The private sector plans to construct 30 power plants with the capacity of generating 22,000MW of electricity in Iran.


Abundant sources of energy and greater demand in domestic and foreign markets have led to an increase in investment in power generation in the country. Skilled manpower and the ability to produce power generation equipment domestically are the other incentives for developing the sector.


According to deputy energy minister for power affairs, a number of steps have been taken to expedite investment in the sector including granting loans to investors from Foreign Exchange Reserve Fund.


Mohammad Ahmadian points out that the government aims to accelerate investment in thermal power plants.
He hopes that the private sector will begin executive operations to set up steam and gas-fuelled power plants as this could lead to the generation of over 22,000MW of electricity in five years.


Since the government cannot fund the projects alone, it has given a major share of the industry’s development projects to the private sector during the third and fourth five-year development plans (2000-10).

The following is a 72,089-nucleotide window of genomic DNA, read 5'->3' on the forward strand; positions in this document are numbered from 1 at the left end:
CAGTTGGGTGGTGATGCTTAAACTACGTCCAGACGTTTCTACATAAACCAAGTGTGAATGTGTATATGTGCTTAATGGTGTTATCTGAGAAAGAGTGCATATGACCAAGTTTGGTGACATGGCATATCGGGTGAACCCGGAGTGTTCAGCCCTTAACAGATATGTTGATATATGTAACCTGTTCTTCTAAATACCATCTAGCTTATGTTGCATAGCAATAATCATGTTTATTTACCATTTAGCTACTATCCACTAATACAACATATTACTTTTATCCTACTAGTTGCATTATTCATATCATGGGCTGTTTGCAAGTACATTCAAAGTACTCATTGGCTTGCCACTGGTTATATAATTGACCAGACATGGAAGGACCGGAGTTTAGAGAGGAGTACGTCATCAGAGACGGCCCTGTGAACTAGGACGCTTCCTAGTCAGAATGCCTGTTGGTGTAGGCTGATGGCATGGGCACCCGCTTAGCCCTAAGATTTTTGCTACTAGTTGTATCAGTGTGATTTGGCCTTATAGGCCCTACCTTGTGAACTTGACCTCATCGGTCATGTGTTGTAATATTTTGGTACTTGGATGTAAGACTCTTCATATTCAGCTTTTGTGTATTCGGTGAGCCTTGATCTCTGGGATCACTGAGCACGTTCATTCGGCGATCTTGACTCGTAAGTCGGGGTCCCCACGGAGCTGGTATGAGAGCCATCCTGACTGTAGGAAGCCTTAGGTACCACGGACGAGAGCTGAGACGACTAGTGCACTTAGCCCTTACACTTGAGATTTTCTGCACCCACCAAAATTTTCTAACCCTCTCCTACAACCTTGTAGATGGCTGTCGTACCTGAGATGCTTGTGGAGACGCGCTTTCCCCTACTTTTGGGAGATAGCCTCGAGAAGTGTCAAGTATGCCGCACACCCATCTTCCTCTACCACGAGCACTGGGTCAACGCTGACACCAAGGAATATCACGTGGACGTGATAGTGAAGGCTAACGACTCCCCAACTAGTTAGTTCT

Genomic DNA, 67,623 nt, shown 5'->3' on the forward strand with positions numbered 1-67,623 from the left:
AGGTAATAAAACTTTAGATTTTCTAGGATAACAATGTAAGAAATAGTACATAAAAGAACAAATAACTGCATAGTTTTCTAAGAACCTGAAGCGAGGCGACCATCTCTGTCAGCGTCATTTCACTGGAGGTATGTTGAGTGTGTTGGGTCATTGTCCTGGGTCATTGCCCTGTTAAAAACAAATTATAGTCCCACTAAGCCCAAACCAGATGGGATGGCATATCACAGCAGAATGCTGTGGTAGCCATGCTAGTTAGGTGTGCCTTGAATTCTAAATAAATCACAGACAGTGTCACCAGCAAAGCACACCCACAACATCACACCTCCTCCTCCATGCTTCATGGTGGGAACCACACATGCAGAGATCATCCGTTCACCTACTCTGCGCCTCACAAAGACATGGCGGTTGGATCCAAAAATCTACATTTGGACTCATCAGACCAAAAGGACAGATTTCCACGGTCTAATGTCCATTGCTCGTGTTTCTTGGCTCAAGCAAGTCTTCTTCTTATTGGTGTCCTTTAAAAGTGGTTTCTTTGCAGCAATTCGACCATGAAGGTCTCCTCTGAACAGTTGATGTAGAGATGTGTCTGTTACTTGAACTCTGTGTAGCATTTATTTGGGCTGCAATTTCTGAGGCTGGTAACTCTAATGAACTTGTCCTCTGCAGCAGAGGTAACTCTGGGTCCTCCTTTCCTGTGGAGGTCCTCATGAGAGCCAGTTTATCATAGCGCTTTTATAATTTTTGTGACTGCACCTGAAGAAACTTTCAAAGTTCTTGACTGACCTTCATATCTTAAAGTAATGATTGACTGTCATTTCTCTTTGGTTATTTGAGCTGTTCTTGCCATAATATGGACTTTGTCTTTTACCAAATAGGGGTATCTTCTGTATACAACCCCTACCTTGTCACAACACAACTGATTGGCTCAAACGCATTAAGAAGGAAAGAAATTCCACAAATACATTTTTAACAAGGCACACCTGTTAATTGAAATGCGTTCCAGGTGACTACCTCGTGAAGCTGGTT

The cost of generating one kilowatt of electricity from gas-fuelled and steam power plants stands at US$300 and US$650 respectively.


Based on these estimates and given the demand for 22,000MW of electricity, some US$7bn should be invested in constructing power plants during the Fourth Five-Year Development Plan (2005-10).


However the electricity should be sold to customers at market rates.
Measures have been taken to set up a power market. Once such a market is organised and the private sector can export electricity, the industry can play a role in global markets.
The power generation industry has huge potentials which also make it lucrative for foreign investors, claims Ahmadian.


However some obstacles have to be overcome to draw capital to the sector.
Ahmadian says that the private sector has had some unsuccessful experiences in constructing power plants, citing the failure in the construction of 500MW power plant in Semnan.
He attributes these malfunctions to the lack of transparency in the power market and absence of well-defined policies on balancing energy supply and demand.


Negotiations have been held with foreign investors to construct power plants. Ahmadian elaborates that two companies from Malaysia and Saudi Arabia have shown interest in constructing plants in Tabriz, East Azarbaijan province, and one UAE-based firm has applied for setting up a power plant in Fars province.


The success of these projects depends on the openness of the market and there is no other alternative given the domestic need for investment.